Presumed Innocence vs. Perceived Guilt

Being accused of a crime is probably one of the most serious matters that can attach to a person, ranking below actually being a victim of a crime.  From a personal standpoint, both are dehumanizing, invasive, and externally driven experiences.  But from a legal standpoint, being the accused is also a question, because you may very well not have actually committed the crime.

An accusation is not a conviction, though many tend to behave as if it were.  The criminal justice system recognizes a “presumption of innocence” as it ferries one through the system, but the casual observer is not held to any such standard.  People see and hear things, process the information, and then make up their own minds.

Everything is filtered through one’s own perspective and experience.  That’s where that dangerous agent known as “bias” creeps into the mix.  The news media, the entity that frequently holds itself out to be impartial, has a bias also, but are not as quick to recognize it.

The news is full of people accused of crimes; their stories are the life’s breath for media accounts.  “The local pharmacist did what?” “A city official shot a gun in public?”  The stories and the controversies never stop, and the imaginations continue to flow.

But if you really are innocent, the presumption does nothing to remove the stain of accusation.  You will carry that designation, no matter the outcome, which is why it’s important to view all accounts of a crime with a skeptical eye.  Yes, it is easy to jump to conclusions, but to err is not only human; it is also likely.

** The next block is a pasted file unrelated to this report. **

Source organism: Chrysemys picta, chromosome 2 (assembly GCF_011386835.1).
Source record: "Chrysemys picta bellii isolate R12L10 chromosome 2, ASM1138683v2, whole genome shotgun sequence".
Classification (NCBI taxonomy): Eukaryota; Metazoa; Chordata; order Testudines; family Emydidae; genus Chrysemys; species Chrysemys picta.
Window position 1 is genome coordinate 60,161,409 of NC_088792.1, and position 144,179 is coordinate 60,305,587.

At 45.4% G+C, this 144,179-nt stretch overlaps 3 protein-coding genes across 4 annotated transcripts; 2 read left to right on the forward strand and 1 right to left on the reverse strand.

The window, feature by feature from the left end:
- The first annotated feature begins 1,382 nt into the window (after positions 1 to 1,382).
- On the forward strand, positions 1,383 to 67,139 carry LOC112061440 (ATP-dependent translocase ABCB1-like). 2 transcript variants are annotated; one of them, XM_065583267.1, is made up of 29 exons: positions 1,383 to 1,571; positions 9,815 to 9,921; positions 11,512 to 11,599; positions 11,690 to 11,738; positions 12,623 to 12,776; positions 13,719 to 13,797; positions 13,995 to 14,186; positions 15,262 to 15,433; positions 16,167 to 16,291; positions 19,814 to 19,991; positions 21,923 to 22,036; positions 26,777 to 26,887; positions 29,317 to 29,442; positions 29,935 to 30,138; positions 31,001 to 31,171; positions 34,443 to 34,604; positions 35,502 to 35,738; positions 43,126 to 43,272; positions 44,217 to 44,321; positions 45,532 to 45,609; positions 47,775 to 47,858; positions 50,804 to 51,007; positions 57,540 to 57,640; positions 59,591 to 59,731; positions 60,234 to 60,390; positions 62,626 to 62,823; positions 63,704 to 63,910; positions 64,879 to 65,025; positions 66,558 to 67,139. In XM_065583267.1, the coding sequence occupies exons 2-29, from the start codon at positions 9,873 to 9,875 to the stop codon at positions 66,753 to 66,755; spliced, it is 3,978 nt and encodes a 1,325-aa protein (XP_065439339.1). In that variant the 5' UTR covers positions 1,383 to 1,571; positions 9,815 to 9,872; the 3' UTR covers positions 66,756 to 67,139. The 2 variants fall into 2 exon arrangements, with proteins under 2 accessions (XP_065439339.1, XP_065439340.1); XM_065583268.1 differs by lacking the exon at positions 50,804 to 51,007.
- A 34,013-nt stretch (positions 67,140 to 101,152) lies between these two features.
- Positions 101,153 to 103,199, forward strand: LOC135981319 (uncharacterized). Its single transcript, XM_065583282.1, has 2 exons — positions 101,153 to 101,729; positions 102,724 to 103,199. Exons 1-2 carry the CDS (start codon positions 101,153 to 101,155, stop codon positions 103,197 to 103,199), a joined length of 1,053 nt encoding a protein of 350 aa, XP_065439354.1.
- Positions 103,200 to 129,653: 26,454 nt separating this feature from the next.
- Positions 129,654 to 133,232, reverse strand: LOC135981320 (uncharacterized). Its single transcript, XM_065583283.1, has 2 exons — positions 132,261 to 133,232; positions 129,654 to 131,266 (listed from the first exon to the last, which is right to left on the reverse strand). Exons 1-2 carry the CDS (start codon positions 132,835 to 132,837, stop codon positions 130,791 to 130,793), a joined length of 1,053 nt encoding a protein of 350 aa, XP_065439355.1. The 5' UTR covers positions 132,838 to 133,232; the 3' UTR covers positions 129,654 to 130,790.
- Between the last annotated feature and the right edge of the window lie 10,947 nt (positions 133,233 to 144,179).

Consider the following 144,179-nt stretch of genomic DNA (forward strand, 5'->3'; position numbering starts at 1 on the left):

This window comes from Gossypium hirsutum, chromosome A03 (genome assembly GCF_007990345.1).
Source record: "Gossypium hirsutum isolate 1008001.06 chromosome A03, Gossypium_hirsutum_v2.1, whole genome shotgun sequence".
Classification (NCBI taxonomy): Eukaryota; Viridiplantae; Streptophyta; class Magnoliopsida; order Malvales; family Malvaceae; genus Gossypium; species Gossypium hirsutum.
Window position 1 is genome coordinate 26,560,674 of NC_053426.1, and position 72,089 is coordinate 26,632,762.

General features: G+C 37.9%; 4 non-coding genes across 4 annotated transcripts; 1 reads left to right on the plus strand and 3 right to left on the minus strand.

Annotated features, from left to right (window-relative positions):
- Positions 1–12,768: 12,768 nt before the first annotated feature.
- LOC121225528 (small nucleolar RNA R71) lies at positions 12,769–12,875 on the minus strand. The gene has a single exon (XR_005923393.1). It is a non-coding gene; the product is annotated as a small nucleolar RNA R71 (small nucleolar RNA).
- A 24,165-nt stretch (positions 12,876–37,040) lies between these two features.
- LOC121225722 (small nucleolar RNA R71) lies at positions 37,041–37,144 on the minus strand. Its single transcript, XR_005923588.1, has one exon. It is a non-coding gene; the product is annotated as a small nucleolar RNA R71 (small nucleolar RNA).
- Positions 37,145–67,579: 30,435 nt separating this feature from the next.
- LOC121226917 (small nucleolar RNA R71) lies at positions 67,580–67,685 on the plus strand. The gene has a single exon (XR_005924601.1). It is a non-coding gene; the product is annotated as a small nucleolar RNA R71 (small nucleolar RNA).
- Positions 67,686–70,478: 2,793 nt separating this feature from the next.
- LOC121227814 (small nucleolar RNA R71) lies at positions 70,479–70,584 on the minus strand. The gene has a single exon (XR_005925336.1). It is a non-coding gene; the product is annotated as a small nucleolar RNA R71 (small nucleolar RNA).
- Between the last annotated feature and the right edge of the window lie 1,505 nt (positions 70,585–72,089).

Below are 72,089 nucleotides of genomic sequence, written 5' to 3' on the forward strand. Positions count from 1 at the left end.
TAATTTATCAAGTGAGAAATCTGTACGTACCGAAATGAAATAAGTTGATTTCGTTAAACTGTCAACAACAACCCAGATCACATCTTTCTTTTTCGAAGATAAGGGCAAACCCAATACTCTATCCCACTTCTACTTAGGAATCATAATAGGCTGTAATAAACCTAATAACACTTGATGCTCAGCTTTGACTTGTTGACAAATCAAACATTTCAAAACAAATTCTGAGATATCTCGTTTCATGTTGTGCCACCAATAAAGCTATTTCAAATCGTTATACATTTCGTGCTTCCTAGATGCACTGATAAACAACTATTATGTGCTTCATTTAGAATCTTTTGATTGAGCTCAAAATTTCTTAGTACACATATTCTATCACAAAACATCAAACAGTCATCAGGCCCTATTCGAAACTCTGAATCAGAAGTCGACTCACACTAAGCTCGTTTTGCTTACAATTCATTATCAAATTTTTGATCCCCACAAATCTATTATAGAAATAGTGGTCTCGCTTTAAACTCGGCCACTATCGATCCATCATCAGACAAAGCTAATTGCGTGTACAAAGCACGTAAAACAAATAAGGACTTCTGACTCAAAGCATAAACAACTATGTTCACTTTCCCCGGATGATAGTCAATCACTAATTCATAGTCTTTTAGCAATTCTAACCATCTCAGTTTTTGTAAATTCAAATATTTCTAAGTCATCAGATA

Crime is bad and should and must be punished, sometimes harshly.  This is no plea for leniency or extraordinary forgiveness.  The criminal justice system and the media have a duty to be fair and above all, accurate.  We hope the police and the prosecutors are honest in the pursuit of their duties, but Heaven help you if you fall prey to the bad actors.

And with the media, they have just as much power to twist and turn, and portray a situation any way they wish.  The truth is subjective.  It can be a scary place to be.

So when it comes to reports of crime, even in the face of seemingly clear facts, give a little consideration for the benefit of the doubt.  A presumption of innocence is only a presumption after all.  But let the authorities prove the case in a court of law.  Don’t let the court of public opinion win the day.

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